5. Clare Pooley

    Simon; stick with the methotrexate. I have been taking it for years and it does work very well. Give it time and if at all possible, transfer to the weekly injections instead of the multiple pills. The doctors may demur about this but try to insist you transfer asap. As soon as I stopped having to take the tablets I was aware of a marked improvement and I have now been in remission for three years. The tablets do make you feel ill; nauseous and weak and that kicks in fairly soon after taking the tablets and often lasts for a couple of days. The injections also cause these side effects but aren’t so severe because the drug by-passes the stomach and goes straight into the bloodstream. I take the medication fairly late in the afternoon because, strangely, eating something often makes me feel better. Also, most of the worst of the side effects will be happening while you are in bed at night, resting. You will have to have blood tests very regularly at first just to make sure the drug is for you and not causing worse problems than arthritis. This is an immuno-suppressant drug that can be used for treating some kinds of cancer, lupus and other conditions caused by an over-active immune system. Once you are on this drug, like me you will get a letter telling you that you must stay at home for three months and not leave the house.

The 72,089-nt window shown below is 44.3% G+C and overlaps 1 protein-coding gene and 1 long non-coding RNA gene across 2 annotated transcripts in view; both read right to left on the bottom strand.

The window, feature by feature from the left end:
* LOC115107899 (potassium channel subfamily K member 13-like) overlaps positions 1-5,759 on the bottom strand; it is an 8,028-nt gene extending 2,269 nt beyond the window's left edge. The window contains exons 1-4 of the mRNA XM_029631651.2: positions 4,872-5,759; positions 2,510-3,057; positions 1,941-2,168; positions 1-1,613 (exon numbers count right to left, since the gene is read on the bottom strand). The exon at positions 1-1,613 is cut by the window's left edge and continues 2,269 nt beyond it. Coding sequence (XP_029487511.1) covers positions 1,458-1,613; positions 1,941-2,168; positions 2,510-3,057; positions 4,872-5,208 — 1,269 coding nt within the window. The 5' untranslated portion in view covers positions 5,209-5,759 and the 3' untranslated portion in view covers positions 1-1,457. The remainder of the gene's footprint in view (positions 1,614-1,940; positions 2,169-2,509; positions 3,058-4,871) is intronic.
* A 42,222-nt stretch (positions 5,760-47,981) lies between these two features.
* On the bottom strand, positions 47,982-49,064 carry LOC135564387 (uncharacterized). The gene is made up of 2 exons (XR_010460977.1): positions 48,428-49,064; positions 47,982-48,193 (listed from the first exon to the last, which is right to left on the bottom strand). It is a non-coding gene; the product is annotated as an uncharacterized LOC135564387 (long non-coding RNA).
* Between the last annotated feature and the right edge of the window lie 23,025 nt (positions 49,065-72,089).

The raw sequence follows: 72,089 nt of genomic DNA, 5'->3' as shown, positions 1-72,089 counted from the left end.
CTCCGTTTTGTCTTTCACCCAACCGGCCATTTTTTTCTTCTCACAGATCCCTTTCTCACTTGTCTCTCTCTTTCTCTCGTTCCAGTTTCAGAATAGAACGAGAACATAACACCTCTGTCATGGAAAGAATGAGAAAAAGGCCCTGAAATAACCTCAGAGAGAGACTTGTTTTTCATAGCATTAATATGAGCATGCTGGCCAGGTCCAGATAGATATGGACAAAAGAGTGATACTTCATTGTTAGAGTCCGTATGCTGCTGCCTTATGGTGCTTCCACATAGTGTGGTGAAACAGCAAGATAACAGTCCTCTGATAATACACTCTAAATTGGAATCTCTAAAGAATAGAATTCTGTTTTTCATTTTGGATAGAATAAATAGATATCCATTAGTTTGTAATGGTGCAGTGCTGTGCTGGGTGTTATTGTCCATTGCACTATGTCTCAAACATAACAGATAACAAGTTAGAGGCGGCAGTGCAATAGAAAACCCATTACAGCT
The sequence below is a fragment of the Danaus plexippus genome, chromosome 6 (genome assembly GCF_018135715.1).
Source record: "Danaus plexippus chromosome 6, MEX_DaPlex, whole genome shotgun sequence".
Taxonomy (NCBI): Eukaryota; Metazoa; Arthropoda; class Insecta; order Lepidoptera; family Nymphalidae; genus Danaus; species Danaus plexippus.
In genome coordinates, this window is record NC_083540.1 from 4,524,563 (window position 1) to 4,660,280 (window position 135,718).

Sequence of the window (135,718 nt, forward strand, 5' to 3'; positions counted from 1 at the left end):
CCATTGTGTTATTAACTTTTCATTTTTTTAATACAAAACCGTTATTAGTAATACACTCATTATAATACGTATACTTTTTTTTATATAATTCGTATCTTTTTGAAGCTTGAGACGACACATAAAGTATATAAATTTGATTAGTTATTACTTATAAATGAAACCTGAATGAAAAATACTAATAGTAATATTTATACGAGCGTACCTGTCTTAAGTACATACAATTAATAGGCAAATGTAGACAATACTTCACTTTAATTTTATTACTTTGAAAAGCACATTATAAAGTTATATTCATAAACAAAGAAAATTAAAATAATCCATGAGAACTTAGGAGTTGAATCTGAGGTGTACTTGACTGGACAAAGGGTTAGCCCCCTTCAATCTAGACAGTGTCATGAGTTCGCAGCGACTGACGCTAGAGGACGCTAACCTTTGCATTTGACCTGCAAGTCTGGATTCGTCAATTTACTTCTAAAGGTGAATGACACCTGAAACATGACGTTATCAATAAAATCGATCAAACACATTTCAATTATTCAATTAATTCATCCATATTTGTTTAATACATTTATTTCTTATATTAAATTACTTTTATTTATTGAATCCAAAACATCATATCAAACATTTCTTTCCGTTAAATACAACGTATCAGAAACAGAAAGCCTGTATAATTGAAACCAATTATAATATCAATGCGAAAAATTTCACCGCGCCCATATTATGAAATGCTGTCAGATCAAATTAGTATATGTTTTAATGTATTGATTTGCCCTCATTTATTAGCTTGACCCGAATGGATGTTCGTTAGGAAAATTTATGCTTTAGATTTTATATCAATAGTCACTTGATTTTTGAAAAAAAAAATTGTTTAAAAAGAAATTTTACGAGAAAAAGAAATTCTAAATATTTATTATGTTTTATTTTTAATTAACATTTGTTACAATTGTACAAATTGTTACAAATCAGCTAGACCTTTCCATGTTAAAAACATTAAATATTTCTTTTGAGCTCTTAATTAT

Apologies for such a long comment. Best of luck and do try to stick with it if you can.

    1. quercuscommunity

      Not at all, it was better information than I could get off the nurses or the NHS website. I queried the advisibility of me going on an immuno-supressant at this time and was told it was no problem. That was the conversation where I was told I wasn’t special and didn’t need to bother about isolating myself. 🙁

      The doctor told me to avoid shops and now you aretelling me to do the full 12 weeks. I know who I trust. 🙂

      1. Clare Pooley

        🙂 🙂 After taking the tablets for a while your body will get used to them and the side effects will reduce. Make sure you take the folic acid regularly. When I first started taking the tablets they hadn’t discovered the soothing effect of it. When they did they told me I must only take one tablet once a week. Eventually they realised it was fine to take it all week except the day on which you take the methotrexate. It does work and does reduce the sickness.

  6. Laurie Graves

    So very sorry to read about your knees and back. I have the same problem with my knees and know that it’s no fun. At all. Yes, a good strategy. Yesterday, for the first time ever, we had groceries delivered to our house. Right on our doorstep. Holy cats! Oh, brave new world that has such services even when you live in the woods.